shared labour

I am interested in possibility of the experimental subject becoming an active participant in the creation of a work. The series of paintings in shared labour involved silkworms as collaborators in its creation. As part of the work I raisied two generations of silworms with the intention of weaving canvases from the silk that would result from this process. I modified the traditional way of creating silk and allowed the silkworm to complete its transformation into a moth and hatch out of its cocoon. Traditionally the cocoons are boiled prior to the moth hatching. By modifying the process the moth could hatch and propagate and fulfil being a moth. The modern domesticated silk moth can neither eat not fly, thousands of years of silk production have rendered these animals incapable of doing either, as they are commonly killed before hatching in order to prevent them from eating through their cocoons and thereby ruining the silk thread.   Essentially the moths are failures; the only action left for those allowed to survive is to mate, ensuring the survival of the next generation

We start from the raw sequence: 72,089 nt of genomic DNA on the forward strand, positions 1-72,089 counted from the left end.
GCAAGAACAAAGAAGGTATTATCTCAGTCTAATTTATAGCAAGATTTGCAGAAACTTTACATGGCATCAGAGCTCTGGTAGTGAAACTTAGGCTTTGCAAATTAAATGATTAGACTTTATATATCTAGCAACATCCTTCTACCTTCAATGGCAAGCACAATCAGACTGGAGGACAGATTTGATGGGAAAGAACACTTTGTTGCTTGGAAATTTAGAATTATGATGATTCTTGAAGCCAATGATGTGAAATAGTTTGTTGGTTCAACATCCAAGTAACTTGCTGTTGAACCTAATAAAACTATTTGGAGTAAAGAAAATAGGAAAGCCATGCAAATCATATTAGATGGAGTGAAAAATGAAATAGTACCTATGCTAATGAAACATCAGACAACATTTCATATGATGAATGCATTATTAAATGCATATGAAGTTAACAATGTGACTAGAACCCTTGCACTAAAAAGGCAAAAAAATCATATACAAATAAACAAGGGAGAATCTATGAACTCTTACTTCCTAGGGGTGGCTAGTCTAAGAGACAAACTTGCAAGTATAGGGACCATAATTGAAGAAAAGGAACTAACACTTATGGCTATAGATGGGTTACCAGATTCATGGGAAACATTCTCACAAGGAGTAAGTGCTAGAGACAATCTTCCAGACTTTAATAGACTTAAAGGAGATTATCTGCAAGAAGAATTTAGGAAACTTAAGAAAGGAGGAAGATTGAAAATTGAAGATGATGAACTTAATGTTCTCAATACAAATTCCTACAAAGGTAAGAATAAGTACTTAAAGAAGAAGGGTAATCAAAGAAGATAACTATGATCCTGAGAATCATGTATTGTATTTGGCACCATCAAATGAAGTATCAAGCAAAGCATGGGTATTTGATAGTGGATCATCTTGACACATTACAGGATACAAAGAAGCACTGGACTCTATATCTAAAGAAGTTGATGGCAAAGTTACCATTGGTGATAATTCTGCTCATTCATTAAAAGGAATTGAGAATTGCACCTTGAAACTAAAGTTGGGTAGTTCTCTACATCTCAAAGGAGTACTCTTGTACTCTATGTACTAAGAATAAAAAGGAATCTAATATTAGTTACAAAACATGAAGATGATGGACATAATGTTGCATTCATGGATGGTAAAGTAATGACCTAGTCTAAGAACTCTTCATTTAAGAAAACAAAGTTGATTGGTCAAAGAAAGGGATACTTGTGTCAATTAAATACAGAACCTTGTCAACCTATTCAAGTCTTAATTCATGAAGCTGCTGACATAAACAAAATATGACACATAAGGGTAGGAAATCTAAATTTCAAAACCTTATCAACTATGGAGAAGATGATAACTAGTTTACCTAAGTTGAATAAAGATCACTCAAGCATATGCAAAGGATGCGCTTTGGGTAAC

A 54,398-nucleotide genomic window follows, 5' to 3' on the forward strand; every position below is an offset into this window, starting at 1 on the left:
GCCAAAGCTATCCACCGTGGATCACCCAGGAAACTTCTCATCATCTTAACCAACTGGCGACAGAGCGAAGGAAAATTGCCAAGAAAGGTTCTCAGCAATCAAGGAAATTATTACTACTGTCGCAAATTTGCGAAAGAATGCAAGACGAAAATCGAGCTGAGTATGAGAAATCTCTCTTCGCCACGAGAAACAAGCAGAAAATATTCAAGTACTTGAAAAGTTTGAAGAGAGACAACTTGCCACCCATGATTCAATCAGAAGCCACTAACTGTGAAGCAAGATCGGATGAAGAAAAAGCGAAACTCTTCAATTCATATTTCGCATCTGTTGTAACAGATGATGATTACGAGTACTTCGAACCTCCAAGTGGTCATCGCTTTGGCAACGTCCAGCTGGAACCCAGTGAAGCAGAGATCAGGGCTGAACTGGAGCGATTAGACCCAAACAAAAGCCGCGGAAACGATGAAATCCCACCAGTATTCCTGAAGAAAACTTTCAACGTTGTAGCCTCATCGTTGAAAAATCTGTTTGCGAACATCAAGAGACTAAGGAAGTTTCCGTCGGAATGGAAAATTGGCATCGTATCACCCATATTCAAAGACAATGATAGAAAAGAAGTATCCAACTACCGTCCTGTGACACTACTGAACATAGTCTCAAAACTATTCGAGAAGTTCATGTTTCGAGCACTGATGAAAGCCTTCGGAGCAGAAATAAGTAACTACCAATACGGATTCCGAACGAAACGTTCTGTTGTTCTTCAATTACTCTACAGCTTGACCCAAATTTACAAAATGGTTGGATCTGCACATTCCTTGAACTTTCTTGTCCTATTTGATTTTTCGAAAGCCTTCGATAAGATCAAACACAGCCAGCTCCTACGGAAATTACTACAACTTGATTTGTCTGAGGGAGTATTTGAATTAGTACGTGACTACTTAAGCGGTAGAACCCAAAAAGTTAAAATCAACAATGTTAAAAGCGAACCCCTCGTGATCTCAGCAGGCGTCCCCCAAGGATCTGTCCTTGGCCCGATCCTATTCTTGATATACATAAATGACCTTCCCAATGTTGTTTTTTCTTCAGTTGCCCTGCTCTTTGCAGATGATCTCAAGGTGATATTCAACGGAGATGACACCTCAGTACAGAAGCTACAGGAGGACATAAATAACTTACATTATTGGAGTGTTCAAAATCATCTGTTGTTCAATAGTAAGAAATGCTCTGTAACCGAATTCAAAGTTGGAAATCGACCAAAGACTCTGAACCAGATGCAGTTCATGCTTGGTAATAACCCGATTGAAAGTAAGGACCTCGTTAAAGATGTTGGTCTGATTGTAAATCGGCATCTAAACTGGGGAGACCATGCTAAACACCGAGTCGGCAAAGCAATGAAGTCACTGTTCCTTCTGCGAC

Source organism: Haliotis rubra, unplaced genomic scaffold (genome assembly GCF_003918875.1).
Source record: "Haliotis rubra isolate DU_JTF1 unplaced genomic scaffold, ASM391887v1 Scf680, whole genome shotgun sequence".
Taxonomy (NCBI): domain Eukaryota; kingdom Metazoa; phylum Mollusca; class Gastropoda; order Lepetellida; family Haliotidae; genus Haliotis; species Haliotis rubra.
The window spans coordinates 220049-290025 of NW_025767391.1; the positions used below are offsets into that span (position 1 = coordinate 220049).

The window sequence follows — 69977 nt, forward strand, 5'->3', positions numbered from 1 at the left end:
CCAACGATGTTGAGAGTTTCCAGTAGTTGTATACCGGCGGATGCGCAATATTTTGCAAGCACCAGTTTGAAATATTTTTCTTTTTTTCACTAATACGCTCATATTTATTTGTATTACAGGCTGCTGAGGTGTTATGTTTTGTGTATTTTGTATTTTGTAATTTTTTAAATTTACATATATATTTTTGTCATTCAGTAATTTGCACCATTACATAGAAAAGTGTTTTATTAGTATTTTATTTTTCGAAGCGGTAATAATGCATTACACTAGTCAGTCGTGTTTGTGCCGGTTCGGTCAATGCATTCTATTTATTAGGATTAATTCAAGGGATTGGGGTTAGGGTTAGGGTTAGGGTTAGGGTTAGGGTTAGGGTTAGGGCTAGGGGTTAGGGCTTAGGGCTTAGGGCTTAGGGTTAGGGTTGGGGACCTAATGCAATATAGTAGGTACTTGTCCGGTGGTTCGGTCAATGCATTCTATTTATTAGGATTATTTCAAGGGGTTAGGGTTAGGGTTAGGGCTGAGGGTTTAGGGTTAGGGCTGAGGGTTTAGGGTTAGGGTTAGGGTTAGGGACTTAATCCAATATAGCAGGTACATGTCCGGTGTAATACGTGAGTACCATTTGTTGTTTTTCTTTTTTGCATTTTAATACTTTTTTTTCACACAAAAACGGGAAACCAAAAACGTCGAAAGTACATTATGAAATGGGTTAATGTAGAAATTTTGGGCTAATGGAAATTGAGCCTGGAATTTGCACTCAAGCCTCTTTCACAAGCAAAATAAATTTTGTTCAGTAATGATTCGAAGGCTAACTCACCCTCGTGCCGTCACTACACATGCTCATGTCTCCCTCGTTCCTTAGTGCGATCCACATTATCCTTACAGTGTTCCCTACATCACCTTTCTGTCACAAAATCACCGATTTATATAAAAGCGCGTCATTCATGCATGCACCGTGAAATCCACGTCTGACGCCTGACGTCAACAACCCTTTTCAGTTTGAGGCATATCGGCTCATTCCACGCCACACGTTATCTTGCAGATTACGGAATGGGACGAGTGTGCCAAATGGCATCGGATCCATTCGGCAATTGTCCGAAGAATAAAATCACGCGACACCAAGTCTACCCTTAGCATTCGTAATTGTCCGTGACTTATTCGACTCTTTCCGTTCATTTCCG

Painted on these canvases are portraits of the silkworms themselves.